By Conrad Weiler
There is something fundamentally mysterious about long-lived marriages, according to artist Robert Fass.
Fass, an Artist in Residence at Camp Caldera west of Sisters, is studying long-married couples in America using interviews and pictures to capture their relationships. Fass shared his work with a Lunch and Learn audience at Sisters College Center.
Fass' project started when he took pictures of his parents on a vacation in West Virginia. They had been married 47 years and it was shortly before his father's death.
Other couples, seeing these pictures, asked Fass to photograph them. It occurred to him that there was a wonderful story in the making.
The project has taken Fass from the east coast to Hawaii over the last six years. To date, he has interviewed about 20 couples with differing ideas on why their marriages lasted so long.
The marriages are not all blissful. Some of the couples have medical problems. Some of the marriages had a long courtship; some were a bolt out of the blue, said Fass.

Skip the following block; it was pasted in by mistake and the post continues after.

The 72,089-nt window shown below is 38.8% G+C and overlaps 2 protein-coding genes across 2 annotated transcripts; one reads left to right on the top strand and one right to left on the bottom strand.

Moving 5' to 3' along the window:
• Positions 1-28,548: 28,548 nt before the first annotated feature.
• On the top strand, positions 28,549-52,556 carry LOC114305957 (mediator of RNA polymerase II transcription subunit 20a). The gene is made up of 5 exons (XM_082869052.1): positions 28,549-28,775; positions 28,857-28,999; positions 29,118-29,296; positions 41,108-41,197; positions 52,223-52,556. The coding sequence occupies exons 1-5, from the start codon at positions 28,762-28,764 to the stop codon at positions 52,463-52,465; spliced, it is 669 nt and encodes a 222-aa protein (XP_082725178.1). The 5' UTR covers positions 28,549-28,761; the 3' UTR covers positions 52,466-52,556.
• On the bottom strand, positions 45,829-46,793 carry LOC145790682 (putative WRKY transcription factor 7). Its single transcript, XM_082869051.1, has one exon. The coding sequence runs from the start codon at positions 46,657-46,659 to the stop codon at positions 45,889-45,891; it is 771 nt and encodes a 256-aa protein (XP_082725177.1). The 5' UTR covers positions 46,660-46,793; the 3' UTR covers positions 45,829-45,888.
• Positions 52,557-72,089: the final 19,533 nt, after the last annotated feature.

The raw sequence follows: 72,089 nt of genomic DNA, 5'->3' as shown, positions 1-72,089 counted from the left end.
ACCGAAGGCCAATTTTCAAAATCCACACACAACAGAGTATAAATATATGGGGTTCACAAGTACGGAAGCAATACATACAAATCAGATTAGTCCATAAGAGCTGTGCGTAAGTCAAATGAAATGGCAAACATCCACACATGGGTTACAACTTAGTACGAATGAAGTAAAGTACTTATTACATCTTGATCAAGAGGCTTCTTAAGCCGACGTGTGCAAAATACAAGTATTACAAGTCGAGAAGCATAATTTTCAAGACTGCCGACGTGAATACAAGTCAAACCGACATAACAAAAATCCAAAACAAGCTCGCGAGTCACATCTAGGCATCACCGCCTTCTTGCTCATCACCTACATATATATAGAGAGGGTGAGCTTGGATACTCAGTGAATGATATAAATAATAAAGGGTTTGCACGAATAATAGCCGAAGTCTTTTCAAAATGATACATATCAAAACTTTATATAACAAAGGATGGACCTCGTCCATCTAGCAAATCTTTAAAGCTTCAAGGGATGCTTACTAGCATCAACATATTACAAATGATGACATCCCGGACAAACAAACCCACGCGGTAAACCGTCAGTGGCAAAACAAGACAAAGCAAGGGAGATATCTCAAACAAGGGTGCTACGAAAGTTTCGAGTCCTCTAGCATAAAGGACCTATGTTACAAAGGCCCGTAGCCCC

Bernie and Honey, artists from the Bronx, are a favorite among Fass' collection. They are pictured touching forehead to forehead with Bernie's arm gently, protectively, around Honey's shoulder.
"What makes people get negative about each other, particularly after years of marriage, and having a family, and kids, I don't know," states Bernie in the Fass interview. "Maybe I find it difficult to understand because it hasn't happened to us. Because we always manage to be on the same track, and whatever small things come along, we settle."
Fass acknowledged that really long marriages are becoming more rare as society changes.
"Times are different," he said. "I am documenting something that may be dwindling."
Fass hopes to publish a book. His present work may be viewed at his website: http://www.longmarriedcouples.com.
© 2002 The Nugget Newspaper, Sisters, Oregon. All rights reserved.